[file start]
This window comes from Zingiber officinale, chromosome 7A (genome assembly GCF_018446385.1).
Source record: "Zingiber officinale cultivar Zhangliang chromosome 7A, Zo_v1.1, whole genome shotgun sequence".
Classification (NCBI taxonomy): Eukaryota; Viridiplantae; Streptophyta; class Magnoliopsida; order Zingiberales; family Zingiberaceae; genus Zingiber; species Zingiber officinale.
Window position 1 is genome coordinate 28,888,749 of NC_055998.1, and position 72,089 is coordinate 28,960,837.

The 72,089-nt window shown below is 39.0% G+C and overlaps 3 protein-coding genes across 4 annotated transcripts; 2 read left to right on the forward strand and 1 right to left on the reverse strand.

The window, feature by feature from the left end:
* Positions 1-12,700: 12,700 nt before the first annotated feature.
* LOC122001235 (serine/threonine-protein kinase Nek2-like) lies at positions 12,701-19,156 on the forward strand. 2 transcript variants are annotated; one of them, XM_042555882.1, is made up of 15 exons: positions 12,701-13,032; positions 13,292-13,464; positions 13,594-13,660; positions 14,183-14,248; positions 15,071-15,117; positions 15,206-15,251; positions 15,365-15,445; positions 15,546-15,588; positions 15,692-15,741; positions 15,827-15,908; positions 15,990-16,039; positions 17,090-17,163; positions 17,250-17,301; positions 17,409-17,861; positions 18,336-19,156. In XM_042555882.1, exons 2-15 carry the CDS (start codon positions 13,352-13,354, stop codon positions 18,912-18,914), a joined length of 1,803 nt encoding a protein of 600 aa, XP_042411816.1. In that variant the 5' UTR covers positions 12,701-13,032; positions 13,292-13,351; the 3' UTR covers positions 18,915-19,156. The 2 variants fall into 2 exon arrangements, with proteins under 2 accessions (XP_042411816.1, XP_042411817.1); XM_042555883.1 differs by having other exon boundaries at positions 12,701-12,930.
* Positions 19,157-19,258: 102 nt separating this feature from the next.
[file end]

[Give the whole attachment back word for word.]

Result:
This window comes from Zingiber officinale, chromosome 7A (genome assembly GCF_018446385.1).
Source record: "Zingiber officinale cultivar Zhangliang chromosome 7A, Zo_v1.1, whole genome shotgun sequence".
Classification (NCBI taxonomy): Eukaryota; Viridiplantae; Streptophyta; class Magnoliopsida; order Zingiberales; family Zingiberaceae; genus Zingiber; species Zingiber officinale.
Window position 1 is genome coordinate 28,888,749 of NC_055998.1, and position 72,089 is coordinate 28,960,837.

The 72,089-nt window shown below is 39.0% G+C and overlaps 3 protein-coding genes across 4 annotated transcripts; 2 read left to right on the forward strand and 1 right to left on the reverse strand.

The window, feature by feature from the left end:
* Positions 1-12,700: 12,700 nt before the first annotated feature.
* LOC122001235 (serine/threonine-protein kinase Nek2-like) lies at positions 12,701-19,156 on the forward strand. 2 transcript variants are annotated; one of them, XM_042555882.1, is made up of 15 exons: positions 12,701-13,032; positions 13,292-13,464; positions 13,594-13,660; positions 14,183-14,248; positions 15,071-15,117; positions 15,206-15,251; positions 15,365-15,445; positions 15,546-15,588; positions 15,692-15,741; positions 15,827-15,908; positions 15,990-16,039; positions 17,090-17,163; positions 17,250-17,301; positions 17,409-17,861; positions 18,336-19,156. In XM_042555882.1, exons 2-15 carry the CDS (start codon positions 13,352-13,354, stop codon positions 18,912-18,914), a joined length of 1,803 nt encoding a protein of 600 aa, XP_042411816.1. In that variant the 5' UTR covers positions 12,701-13,032; positions 13,292-13,351; the 3' UTR covers positions 18,915-19,156. The 2 variants fall into 2 exon arrangements, with proteins under 2 accessions (XP_042411816.1, XP_042411817.1); XM_042555883.1 differs by having other exon boundaries at positions 12,701-12,930.
* Positions 19,157-19,258: 102 nt separating this feature from the next.